Most insurance companies offer different types of health plans. And when you are comparing plans, it can sometimes seem like alphabet soup. What is the difference between an HMO, PPO, POS, and EPO? Do they offer the same coverage?
This guide to health plans can help you understand each type of plan. Then you can more easily choose the right plan for you and your family.
Types of Health Insurance Plans
Depending on how you get your health insurance, you may have a choice of different types of plans.
Health Maintenance Organizations (HMOs). These plans offer a network of health care providers and low monthly premiums. The providers have a contract with the health plan. This means they charge a set rate for services. You will choose a primary care provider. This person will manage your care and refer you to specialists. If you use providers, hospitals, and other providers from the plan's network, you pay less out of pocket. If you use providers outside of the network, you will have to pay more.
Exclusive Provider Organizations (EPOs). These are plans that offer networks of providers and low monthly premiums. You must use the providers and hospitals from the network list to keep your out-of-pocket costs low. If you see providers outside of the network, your costs will be much higher. With EPOs, you do not need a primary care provider to manage your care and give you referrals.
Preferred Provider Organizations (PPOs). PPOs offer a network of providers and the choice to see providers outside of the network for a bit more money. You do not need a primary care provider to manage your care. You will pay more in premiums for this plan compared to an HMO, but you have a bit more freedom to see providers inside and outside the network without the need for referrals.
Point-of-Service (POS) plans. POS plans are like a PPO. They offer both in-network and out-of-network benefits. You can see any in-network providers without a referral. But you DO need a referral to see out-of-network providers. You may save some money in monthly premiums with this type of plan compared to a PPO.
High Deductible Health Plans (HDHPs). This type of plan offers low monthly premiums and high yearly deductibles. A HDHP may be one of the plan types above with a high deductible. A deductible is a set amount of money you have to pay before your insurance starts to pay. For 2015, HDHPs have a deductible of $1,300 per person and $2,600 per family per year or more. People with these plans often get a medical savings or reimbursement account. This helps you save money for the deductible and other out-of-pocket costs. It can also help you save money on taxes.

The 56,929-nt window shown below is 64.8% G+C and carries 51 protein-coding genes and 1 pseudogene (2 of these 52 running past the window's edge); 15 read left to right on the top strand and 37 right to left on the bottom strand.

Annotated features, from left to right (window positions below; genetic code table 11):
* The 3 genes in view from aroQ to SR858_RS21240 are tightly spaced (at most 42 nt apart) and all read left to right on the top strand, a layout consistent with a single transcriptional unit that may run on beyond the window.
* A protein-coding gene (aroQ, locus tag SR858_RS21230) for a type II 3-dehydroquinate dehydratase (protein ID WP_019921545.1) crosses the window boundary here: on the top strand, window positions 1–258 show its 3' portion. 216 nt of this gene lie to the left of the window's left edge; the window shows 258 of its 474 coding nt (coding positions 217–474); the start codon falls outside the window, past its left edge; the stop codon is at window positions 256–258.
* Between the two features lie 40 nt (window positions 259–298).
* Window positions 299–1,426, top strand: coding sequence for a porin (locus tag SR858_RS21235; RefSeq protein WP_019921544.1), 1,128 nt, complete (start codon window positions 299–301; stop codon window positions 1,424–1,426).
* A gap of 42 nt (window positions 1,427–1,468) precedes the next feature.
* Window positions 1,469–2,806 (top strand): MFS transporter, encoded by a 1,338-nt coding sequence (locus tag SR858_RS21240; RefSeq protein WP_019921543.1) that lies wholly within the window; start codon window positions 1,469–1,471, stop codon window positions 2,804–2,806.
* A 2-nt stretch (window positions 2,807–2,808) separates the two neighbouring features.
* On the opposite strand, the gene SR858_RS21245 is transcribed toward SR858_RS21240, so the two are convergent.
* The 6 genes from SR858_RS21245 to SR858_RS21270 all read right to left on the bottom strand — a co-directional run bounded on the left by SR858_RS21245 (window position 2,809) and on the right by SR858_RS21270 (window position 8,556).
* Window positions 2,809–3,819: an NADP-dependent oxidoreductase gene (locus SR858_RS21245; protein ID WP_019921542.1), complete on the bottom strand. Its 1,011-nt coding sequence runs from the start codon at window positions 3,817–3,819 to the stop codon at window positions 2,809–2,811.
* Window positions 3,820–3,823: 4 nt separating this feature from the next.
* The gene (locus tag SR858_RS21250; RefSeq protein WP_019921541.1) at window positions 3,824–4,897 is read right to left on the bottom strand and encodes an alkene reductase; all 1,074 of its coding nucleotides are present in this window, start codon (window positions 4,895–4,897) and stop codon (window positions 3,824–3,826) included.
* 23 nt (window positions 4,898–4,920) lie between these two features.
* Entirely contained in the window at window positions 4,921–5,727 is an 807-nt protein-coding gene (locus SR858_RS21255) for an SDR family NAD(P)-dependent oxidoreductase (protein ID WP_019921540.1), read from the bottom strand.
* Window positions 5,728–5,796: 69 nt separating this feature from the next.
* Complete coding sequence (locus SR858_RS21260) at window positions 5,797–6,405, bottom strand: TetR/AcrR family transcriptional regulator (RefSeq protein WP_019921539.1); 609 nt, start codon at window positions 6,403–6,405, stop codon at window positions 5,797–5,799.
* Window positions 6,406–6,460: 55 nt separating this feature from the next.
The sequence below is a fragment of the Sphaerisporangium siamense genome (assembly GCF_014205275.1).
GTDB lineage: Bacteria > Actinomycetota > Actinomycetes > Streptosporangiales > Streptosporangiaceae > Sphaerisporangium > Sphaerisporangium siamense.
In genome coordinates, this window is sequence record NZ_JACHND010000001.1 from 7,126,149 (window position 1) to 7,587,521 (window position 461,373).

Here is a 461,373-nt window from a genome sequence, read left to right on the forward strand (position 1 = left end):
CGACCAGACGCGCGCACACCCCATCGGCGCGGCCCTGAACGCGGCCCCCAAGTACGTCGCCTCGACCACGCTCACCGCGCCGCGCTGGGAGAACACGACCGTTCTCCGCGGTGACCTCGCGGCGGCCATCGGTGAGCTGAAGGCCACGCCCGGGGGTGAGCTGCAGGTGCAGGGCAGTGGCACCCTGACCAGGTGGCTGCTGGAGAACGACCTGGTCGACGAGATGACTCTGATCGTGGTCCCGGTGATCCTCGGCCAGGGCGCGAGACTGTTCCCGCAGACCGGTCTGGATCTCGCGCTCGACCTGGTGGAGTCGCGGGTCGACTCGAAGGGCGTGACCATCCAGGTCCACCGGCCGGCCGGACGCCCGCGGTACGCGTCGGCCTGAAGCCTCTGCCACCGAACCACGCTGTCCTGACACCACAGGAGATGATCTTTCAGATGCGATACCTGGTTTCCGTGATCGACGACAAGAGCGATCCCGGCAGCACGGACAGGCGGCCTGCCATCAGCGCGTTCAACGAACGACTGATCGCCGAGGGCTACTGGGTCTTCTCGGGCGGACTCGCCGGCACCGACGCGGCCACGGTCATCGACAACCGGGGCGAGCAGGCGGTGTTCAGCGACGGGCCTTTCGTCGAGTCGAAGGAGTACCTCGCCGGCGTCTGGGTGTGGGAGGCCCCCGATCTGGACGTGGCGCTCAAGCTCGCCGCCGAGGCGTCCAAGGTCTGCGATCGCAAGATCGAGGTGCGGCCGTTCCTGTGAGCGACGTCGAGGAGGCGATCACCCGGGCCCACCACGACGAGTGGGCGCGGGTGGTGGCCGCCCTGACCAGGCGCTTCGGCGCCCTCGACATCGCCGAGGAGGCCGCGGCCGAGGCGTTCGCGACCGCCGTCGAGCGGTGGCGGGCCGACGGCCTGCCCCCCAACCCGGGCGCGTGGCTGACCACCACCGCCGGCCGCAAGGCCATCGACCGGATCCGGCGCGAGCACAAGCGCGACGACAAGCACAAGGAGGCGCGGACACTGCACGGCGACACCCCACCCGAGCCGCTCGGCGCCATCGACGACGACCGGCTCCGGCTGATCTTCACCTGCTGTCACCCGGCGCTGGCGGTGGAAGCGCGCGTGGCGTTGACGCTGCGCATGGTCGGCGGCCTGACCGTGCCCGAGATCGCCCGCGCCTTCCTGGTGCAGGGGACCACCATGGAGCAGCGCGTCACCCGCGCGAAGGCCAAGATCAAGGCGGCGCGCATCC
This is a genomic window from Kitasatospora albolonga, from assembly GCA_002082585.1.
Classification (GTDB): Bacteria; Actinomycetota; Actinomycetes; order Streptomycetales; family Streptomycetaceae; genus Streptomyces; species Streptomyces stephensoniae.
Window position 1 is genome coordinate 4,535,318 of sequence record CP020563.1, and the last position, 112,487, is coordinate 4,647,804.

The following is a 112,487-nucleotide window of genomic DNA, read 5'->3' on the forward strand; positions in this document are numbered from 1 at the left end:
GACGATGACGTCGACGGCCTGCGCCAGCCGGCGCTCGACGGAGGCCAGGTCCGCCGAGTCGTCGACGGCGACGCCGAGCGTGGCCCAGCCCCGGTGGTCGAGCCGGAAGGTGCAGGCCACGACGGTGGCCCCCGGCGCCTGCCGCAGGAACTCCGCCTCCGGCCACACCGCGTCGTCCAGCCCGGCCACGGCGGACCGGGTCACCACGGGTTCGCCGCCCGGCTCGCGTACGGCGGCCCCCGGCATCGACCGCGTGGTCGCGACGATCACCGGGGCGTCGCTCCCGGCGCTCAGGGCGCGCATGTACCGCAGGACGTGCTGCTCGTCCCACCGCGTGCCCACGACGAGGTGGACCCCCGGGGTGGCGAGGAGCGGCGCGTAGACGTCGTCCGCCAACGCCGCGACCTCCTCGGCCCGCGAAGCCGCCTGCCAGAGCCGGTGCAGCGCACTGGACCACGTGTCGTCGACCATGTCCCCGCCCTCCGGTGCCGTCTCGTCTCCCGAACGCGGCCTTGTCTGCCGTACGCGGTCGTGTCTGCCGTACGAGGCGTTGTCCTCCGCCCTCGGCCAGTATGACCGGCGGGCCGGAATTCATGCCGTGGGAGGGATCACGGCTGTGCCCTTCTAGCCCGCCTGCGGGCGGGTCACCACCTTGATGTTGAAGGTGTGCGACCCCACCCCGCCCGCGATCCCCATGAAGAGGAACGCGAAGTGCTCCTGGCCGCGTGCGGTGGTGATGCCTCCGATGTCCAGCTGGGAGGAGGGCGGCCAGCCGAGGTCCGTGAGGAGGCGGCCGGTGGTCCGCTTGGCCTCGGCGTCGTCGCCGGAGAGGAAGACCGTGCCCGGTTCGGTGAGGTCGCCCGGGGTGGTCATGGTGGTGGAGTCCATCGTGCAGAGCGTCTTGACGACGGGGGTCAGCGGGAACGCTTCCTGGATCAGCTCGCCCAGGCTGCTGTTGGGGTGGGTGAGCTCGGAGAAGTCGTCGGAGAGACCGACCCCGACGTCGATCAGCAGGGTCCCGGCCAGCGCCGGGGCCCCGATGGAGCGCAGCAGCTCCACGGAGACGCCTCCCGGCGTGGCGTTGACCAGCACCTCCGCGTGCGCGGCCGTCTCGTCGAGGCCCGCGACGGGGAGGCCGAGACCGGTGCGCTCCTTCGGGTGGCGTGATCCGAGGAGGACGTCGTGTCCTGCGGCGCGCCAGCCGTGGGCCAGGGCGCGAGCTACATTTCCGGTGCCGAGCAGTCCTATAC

Fee for Service (FFS) plans are not as common today. These plans offer freedom to see any provider or hospital of your choice. The plan pays a set amount for each service, and you pay the rest. You do not need referrals. Sometimes, you pay for the service up front, file a claim, and the plan reimburses you. This is a costly health insurance plan when it does not include a network or PPO option.
Catastrophic plans offer benefits for basic services and major illness or injury. They protect you from the cost of a major accident or illness. These plans do not have good coverage for people with health problems who need regular care or tests. You can only buy a catastrophic plan if you are under age 30 or can prove you cannot afford health coverage. The monthly premiums are low, but the deductibles for these plans are quite high. As an individual, your deductible may be about $6,000. You will need to pay the high deductible before the insurance starts paying.
AHIP Foundation. A Consumer Guide to Understanding Health Plan Networks. www.ahipfoundation.org/Consumer-Guide-English-Version.html. Accessed October 19, 2016.
How to pick a health insurance plan. Health insurance plan & network types: HMOs, PPOs, and more. www.healthcare.gov/choose-a-plan/plan-types. Accessed October 19, 2016.
The Henry J. Kaiser Family Foundation. Understanding Health Insurance. kff.org/understanding-health-insurance. Accessed October 19, 2016.
Review Date 9/3/2016
Updated by: Linda J. Vorvick, MD, Clinical Associate Professor, Department of Family Medicine, UW Medicine, School of Medicine, University of Washington, Seattle, WA. Also reviewed by David Zieve, MD, MHA, Isla Ogilvie, PhD, and the A.D.A.M. Editorial team.